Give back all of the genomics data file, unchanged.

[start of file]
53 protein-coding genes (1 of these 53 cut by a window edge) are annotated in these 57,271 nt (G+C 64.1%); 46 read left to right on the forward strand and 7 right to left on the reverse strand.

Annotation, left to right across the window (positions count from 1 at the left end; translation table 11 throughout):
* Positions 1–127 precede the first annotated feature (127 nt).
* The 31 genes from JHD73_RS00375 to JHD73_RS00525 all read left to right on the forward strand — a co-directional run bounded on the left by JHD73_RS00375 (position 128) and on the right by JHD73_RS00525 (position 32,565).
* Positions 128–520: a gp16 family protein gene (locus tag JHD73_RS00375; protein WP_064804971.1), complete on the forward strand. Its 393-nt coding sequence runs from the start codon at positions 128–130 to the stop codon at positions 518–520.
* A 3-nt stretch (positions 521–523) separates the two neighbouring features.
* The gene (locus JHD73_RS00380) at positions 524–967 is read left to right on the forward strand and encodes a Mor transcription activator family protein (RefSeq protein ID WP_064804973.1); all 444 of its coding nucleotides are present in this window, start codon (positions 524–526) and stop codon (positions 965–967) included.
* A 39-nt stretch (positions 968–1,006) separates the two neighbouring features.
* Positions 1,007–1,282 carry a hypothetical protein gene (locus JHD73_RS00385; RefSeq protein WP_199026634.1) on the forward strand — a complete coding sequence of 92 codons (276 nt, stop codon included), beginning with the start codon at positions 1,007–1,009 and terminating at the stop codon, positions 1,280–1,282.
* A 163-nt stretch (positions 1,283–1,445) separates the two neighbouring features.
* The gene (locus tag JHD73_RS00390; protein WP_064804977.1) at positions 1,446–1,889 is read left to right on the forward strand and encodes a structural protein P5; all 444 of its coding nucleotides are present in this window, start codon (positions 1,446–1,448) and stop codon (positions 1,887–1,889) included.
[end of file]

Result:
53 protein-coding genes (1 of these 53 cut by a window edge) are annotated in these 57,271 nt (G+C 64.1%); 46 read left to right on the forward strand and 7 right to left on the reverse strand.

Annotation, left to right across the window (positions count from 1 at the left end; translation table 11 throughout):
* Positions 1–127 precede the first annotated feature (127 nt).
* The 31 genes from JHD73_RS00375 to JHD73_RS00525 all read left to right on the forward strand — a co-directional run bounded on the left by JHD73_RS00375 (position 128) and on the right by JHD73_RS00525 (position 32,565).
* Positions 128–520: a gp16 family protein gene (locus tag JHD73_RS00375; protein WP_064804971.1), complete on the forward strand. Its 393-nt coding sequence runs from the start codon at positions 128–130 to the stop codon at positions 518–520.
* A 3-nt stretch (positions 521–523) separates the two neighbouring features.
* The gene (locus JHD73_RS00380) at positions 524–967 is read left to right on the forward strand and encodes a Mor transcription activator family protein (RefSeq protein ID WP_064804973.1); all 444 of its coding nucleotides are present in this window, start codon (positions 524–526) and stop codon (positions 965–967) included.
* A 39-nt stretch (positions 968–1,006) separates the two neighbouring features.
* Positions 1,007–1,282 carry a hypothetical protein gene (locus JHD73_RS00385; RefSeq protein WP_199026634.1) on the forward strand — a complete coding sequence of 92 codons (276 nt, stop codon included), beginning with the start codon at positions 1,007–1,009 and terminating at the stop codon, positions 1,280–1,282.
* A 163-nt stretch (positions 1,283–1,445) separates the two neighbouring features.
* The gene (locus tag JHD73_RS00390; protein WP_064804977.1) at positions 1,446–1,889 is read left to right on the forward strand and encodes a structural protein P5; all 444 of its coding nucleotides are present in this window, start codon (positions 1,446–1,448) and stop codon (positions 1,887–1,889) included.